The Massachusetts School was not alone. The mortality rate at the Wisconsin Home for the Feeble-minded in Chippewa Falls, Wis., was between 4 and 10 percent. There are two reasons for the lack of precision in the data. Like the new coronavirus, little was actually known about fundamental aspects of the disease, and also, nobody cared much to measure its impact on the types of people locked inside.
The same is true today. This week, more than a month into the outbreak in the United States, the CDC was still considering whether or not to keep a separate tally of institutional deaths, even though the same conditions from a century ago have ensured that facilities today are just as dangerous.
In the wake of the 1918 pandemic, institutions weighed what to do. Like many of his colleagues, the superintendent of the Wisconsin School, A.L. Beier, obfuscated what had happened by praising the efforts of the employees in heroic language, rather than as the victims of underfunding and poor planning that they were. Then he downplayed the deaths, and tried to move on.
Looking back in 1920 on deaths at the institution over the previous two years he casually wrote, “The mortality rate is somewhat higher than any previous biennial death rate, but if the deaths that were due to influenza were excluded, the rate compares favorably with that of the preceding biennial period.” In 1918, deaths from influenza and related respiratory illnesses accounted for more than half the deaths at the institution.
The only change Beier suggested was the construction of a modest quarantine space that could double as a welcome and receiving area for future inmates and their families when there wasn’t a quarantine in effect.
Elsewhere there was a similar agreement to look forward rather than make changes to institutional settings. Americans moved forward by looking upon people with disabilities with growing resentment. Eugenics paved the way. Many people felt that healthy young men had gone off to die in the war, depriving America of a generation of their healthy offspring. What we were left with was a “degenerate stock” of people who were unwanted.
While Fernald was, in the years following the war, avowedly opposed to eugenics, others were not. Their ideas would ultimately make their way into Congress in the form of anti-immigrant laws, then to the Supreme Court and the infamous Buck v. Bell decision that allowed for the sterilization of people with disabilities. Later, it led to genocide in the Holocaust.
Meanwhile, epidemics continued at institutions until the late 1960s, when disability rights activists began pushing for deinstitutionalization and the creation of Centers for Independent Living. When Nobel Laureate John Enders wanted to test the first successful measles vaccine in 1960, he ran the trial at the Massachusetts School (then re-named the Walter E. Fernald State School) because it was one of the last places in Massachusetts with outbreaks.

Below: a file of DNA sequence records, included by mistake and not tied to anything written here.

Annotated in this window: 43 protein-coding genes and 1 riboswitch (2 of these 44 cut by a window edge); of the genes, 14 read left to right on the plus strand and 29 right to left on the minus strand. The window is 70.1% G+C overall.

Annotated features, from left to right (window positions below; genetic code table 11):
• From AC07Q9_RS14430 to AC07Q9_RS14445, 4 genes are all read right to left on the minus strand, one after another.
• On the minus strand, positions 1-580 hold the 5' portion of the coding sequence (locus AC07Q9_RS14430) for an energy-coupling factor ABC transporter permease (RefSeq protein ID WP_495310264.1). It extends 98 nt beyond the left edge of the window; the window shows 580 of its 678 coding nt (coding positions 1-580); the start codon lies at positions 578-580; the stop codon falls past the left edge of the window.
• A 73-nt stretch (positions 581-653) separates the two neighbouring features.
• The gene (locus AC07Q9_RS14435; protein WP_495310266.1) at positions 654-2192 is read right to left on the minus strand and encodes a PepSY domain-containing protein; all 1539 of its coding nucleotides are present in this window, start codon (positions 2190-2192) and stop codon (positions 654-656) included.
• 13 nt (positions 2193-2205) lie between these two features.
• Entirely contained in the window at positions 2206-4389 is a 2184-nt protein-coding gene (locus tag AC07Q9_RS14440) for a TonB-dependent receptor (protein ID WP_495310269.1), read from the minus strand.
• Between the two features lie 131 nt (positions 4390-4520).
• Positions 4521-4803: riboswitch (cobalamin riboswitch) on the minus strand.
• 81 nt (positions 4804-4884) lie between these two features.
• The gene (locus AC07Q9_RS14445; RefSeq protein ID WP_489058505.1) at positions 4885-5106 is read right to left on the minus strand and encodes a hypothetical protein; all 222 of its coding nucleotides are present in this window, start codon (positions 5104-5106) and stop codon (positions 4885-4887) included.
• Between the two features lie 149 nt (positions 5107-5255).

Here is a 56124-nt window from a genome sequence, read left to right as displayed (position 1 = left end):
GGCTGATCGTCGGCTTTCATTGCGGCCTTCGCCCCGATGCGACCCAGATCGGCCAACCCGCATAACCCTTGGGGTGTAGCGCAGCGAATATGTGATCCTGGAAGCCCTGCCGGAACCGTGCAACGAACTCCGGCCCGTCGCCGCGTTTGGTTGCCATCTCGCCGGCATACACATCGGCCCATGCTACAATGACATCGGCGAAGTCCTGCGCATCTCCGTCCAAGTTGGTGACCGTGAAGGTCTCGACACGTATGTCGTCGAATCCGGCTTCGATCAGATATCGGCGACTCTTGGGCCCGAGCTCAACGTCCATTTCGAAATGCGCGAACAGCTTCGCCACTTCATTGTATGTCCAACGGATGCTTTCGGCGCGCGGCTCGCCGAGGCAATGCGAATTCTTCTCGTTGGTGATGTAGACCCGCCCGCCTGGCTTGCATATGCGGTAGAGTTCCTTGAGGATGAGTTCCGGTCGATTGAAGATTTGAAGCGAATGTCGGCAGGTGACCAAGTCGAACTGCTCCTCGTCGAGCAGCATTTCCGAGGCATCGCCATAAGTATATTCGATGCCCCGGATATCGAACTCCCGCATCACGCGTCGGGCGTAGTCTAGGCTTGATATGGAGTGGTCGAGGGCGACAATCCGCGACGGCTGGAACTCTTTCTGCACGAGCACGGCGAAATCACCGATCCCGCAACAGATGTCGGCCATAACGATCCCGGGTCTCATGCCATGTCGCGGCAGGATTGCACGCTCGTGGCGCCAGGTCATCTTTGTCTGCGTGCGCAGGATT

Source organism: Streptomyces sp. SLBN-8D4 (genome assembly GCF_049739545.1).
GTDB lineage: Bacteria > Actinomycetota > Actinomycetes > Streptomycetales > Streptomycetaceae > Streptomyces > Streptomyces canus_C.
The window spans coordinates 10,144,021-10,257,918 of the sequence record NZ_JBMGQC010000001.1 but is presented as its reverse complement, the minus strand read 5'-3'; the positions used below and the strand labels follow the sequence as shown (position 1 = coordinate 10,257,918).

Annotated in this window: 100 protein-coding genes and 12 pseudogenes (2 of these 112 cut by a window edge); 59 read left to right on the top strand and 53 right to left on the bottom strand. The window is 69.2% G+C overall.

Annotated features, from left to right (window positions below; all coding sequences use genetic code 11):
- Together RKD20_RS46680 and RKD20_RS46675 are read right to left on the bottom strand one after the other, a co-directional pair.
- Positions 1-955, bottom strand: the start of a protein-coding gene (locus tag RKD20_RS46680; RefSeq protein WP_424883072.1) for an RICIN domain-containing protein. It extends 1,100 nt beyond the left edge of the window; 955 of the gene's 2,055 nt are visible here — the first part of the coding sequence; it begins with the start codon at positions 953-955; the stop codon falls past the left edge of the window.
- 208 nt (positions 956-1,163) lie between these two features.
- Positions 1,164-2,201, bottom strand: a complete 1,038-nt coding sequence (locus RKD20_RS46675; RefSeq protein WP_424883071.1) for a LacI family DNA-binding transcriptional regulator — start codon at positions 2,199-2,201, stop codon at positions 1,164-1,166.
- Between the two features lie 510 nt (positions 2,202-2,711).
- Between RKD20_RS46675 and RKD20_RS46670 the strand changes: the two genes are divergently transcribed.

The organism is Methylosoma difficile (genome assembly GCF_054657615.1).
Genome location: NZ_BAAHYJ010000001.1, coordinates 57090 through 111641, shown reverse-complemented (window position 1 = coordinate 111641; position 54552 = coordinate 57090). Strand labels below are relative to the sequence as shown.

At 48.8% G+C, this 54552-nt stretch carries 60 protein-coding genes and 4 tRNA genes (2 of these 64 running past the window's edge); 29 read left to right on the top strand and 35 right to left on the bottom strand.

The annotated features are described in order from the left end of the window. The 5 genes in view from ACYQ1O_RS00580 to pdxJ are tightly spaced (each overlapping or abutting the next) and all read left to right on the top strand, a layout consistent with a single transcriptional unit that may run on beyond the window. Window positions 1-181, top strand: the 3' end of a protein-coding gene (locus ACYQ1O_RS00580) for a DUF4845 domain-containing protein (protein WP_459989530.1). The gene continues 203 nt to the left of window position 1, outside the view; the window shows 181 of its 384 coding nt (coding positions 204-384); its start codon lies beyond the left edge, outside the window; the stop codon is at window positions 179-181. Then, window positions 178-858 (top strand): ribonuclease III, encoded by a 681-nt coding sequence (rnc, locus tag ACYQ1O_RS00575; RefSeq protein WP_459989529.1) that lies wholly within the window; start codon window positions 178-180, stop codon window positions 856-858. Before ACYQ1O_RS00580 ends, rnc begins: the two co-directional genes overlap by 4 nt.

Former residents describe the same era as one in which there were consistent lockdowns for “yellow jaundice” — a phrase for hepatitis — which ran through the wards. Little was done because leaders refused to accept that institutions could be modified or funded in ways that would end the constant threat of outbreaks. Those modifications included moving away from the use of large buildings, reducing patient populations, increasing staffing, coordinating with state oversight agencies, and creating day-to-day mechanisms for accountability to families. A minority of experienced people suggested something radical that society refused to accept: no long-term care institutions of any kind.
The risk that we will come out of today’s pandemic without being open to enacting substantive change is as high as it was in 1918. One difference may be that large numbers of disabled people live outside institutions and are fighting present-day eugenic impulses to cast them aside as undeserving of equipment they need to survive in the interest of saving the coronavirus victims who have been deemed more viable in the long-term.
If we emerge from this crisis without a commitment to dramatically transforming these mindsets, which allow us to segregate and victimize our most vulnerable citizens, we will continue to sacrifice them in every emergency we face. The warning signs come from the fact that the circumstances we see today are so distinctly similar to those of a century ago, howling at us past and present to recognize what does not, and what has not worked.
Alex Green is an adjunct lecturer in public policy at the Harvard Kennedy School and teaches disability history at Gann Academy.